At trivago we have been using code reviews as a part of our process for a good while now. In the beginning they weren’t used by many teams but as word of their positive impact spread, more and more teams started adopting this practice, benefiting every day from its many advantages. Like any new practice it has been a learning process from the start. In this blog post I will cover why code reviews are incredibly beneficial when done right and will share what we have learned and which best practices we employ.
It has been about a year since we introduce the idea of guilds in trivago Software Engineering department in Düsseldorf. Here we share some of our learnings with it.
Configuration management tools have recently gained a lot of popularity. At trivago we use SaltStack to automate our infrastructure. As the complexity of configuration files and formulas is increasing, we need a fast, reliable way to test our changes.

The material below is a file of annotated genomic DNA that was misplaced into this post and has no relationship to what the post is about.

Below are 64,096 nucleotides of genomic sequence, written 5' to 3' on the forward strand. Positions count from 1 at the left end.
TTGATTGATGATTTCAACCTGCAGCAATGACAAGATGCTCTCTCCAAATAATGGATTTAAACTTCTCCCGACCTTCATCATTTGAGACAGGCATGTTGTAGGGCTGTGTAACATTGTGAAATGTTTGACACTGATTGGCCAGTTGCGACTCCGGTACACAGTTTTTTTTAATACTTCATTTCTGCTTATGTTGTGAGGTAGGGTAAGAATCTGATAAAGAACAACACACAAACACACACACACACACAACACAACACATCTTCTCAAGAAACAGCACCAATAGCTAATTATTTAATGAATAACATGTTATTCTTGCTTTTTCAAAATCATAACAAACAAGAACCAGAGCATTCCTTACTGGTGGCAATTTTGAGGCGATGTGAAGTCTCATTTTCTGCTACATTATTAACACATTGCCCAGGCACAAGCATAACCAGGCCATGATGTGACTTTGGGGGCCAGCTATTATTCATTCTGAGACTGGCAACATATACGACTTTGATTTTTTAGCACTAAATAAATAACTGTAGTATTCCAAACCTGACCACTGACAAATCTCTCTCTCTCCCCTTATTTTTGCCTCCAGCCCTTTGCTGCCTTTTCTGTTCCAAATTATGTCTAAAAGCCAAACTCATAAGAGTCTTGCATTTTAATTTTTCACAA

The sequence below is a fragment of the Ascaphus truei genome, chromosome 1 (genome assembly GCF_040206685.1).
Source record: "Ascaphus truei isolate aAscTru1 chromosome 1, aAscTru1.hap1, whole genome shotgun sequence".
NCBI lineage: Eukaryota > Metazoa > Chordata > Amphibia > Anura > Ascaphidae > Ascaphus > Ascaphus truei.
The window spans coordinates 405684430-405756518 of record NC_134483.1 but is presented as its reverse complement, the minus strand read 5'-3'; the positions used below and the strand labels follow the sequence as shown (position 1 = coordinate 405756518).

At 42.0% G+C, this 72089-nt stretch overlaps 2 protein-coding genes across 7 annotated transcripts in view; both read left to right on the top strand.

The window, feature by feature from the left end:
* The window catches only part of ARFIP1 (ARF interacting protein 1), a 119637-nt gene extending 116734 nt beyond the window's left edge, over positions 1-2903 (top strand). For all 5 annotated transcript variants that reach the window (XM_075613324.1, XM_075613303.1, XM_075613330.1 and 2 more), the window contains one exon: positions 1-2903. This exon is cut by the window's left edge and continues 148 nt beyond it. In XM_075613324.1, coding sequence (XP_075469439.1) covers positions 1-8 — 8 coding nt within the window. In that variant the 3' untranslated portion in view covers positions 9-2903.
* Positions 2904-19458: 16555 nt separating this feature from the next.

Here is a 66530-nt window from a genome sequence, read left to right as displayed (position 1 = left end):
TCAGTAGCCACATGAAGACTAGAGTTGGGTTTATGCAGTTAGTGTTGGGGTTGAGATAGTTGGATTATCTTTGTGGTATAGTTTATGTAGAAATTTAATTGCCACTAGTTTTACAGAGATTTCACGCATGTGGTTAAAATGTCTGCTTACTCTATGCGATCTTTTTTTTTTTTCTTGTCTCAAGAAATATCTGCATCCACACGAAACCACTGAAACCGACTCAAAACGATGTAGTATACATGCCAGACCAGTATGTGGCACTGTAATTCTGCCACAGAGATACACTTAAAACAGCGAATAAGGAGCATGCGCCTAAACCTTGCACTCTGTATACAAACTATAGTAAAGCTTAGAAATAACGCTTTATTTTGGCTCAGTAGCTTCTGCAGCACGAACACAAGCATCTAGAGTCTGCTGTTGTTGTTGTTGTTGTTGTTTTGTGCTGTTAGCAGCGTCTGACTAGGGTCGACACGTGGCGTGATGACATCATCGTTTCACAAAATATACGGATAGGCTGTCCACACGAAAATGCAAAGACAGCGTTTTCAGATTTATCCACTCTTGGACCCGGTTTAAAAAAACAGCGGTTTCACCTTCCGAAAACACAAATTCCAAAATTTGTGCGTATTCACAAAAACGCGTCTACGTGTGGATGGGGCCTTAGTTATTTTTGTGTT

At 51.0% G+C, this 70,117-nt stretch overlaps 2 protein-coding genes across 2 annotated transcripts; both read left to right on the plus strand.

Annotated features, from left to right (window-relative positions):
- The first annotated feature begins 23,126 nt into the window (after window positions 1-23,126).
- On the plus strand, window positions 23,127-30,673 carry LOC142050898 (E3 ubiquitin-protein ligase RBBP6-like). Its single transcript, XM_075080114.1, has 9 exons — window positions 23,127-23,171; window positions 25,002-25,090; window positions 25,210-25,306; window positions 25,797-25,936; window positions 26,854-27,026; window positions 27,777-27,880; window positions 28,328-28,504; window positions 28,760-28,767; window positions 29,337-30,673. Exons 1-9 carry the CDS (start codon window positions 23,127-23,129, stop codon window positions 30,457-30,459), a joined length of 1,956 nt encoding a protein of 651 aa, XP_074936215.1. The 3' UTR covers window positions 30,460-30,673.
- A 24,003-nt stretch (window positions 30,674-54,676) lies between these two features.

Around a year ago, in our large scale refactoring project also known as Project Ironman, we stepped away from image sprites that we used for our icons. In this post we will explain our reasoning behind this decision and how it improved maintainability and website performance.
Tackling hard problems is like going on an adventure. Solving a technical challenge feels like finding a hidden treasure. Want to go treasure hunting with us?View all current job openings
When thinking about design patterns and architectures in iOS development, MVC might be the first thing that comes to mind for most of you. But throughout the last years, MVC got a really bad reputation. Probably a lot of you heard about MVC as the massive view controller.
With engineers spread across four offices, collaboration and communication in trivago’s IT is a challenge. Additionally, new engineers join the company all the time, which makes it even harder to figure out who to talk to about certain products, packages, and technologies.
At trivago we are building and using a Pattern Library which is based on Brad Frost’s Pattern Lab adapted to our needs; our patterns are written in Twig. This Pattern Lab is based around Brad’s Atomic Design, which is also something that we are embracing.